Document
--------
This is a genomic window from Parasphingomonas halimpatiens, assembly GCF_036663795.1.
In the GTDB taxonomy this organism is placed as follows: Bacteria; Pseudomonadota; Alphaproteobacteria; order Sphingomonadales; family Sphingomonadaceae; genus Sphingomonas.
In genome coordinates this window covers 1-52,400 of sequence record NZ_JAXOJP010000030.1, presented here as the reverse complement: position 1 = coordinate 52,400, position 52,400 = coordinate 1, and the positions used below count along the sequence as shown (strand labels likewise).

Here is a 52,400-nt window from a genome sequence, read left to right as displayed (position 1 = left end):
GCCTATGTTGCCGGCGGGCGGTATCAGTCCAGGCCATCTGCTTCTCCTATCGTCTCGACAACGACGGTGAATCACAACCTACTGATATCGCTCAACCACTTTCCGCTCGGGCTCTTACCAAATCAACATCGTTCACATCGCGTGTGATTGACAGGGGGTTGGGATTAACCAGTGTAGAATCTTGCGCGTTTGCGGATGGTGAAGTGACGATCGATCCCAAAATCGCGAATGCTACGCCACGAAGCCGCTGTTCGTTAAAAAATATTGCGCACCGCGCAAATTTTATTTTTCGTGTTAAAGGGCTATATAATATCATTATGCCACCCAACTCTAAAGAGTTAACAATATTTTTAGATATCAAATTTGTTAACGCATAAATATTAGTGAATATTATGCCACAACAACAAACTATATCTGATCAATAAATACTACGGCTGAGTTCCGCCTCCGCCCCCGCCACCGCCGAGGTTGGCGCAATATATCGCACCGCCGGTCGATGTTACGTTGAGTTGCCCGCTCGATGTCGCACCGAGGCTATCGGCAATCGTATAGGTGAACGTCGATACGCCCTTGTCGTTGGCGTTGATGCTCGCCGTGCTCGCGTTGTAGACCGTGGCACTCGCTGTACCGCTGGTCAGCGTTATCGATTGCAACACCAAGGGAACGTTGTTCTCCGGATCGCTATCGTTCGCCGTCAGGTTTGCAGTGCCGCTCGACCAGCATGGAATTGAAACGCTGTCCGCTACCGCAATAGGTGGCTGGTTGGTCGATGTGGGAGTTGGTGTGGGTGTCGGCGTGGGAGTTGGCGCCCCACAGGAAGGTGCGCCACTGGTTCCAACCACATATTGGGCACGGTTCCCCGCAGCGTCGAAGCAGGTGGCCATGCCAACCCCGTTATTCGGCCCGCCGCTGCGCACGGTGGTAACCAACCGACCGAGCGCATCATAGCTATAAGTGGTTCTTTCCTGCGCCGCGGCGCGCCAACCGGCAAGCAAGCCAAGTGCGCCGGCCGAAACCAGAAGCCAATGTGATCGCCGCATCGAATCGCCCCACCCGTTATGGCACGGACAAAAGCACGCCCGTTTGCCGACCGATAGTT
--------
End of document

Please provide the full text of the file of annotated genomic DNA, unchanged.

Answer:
This is a genomic window from Parasphingomonas halimpatiens, assembly GCF_036663795.1.
In the GTDB taxonomy this organism is placed as follows: Bacteria; Pseudomonadota; Alphaproteobacteria; order Sphingomonadales; family Sphingomonadaceae; genus Sphingomonas.
In genome coordinates this window covers 1-52,400 of sequence record NZ_JAXOJP010000030.1, presented here as the reverse complement: position 1 = coordinate 52,400, position 52,400 = coordinate 1, and the positions used below count along the sequence as shown (strand labels likewise).

Here is a 52,400-nt window from a genome sequence, read left to right as displayed (position 1 = left end):
GCCTATGTTGCCGGCGGGCGGTATCAGTCCAGGCCATCTGCTTCTCCTATCGTCTCGACAACGACGGTGAATCACAACCTACTGATATCGCTCAACCACTTTCCGCTCGGGCTCTTACCAAATCAACATCGTTCACATCGCGTGTGATTGACAGGGGGTTGGGATTAACCAGTGTAGAATCTTGCGCGTTTGCGGATGGTGAAGTGACGATCGATCCCAAAATCGCGAATGCTACGCCACGAAGCCGCTGTTCGTTAAAAAATATTGCGCACCGCGCAAATTTTATTTTTCGTGTTAAAGGGCTATATAATATCATTATGCCACCCAACTCTAAAGAGTTAACAATATTTTTAGATATCAAATTTGTTAACGCATAAATATTAGTGAATATTATGCCACAACAACAAACTATATCTGATCAATAAATACTACGGCTGAGTTCCGCCTCCGCCCCCGCCACCGCCGAGGTTGGCGCAATATATCGCACCGCCGGTCGATGTTACGTTGAGTTGCCCGCTCGATGTCGCACCGAGGCTATCGGCAATCGTATAGGTGAACGTCGATACGCCCTTGTCGTTGGCGTTGATGCTCGCCGTGCTCGCGTTGTAGACCGTGGCACTCGCTGTACCGCTGGTCAGCGTTATCGATTGCAACACCAAGGGAACGTTGTTCTCCGGATCGCTATCGTTCGCCGTCAGGTTTGCAGTGCCGCTCGACCAGCATGGAATTGAAACGCTGTCCGCTACCGCAATAGGTGGCTGGTTGGTCGATGTGGGAGTTGGTGTGGGTGTCGGCGTGGGAGTTGGCGCCCCACAGGAAGGTGCGCCACTGGTTCCAACCACATATTGGGCACGGTTCCCCGCAGCGTCGAAGCAGGTGGCCATGCCAACCCCGTTATTCGGCCCGCCGCTGCGCACGGTGGTAACCAACCGACCGAGCGCATCATAGCTATAAGTGGTTCTTTCCTGCGCCGCGGCGCGCCAACCGGCAAGCAAGCCAAGTGCGCCGGCCGAAACCAGAAGCCAATGTGATCGCCGCATCGAATCGCCCCACCCGTTATGGCACGGACAAAAGCACGCCCGTTTGCCGACCGATAGTT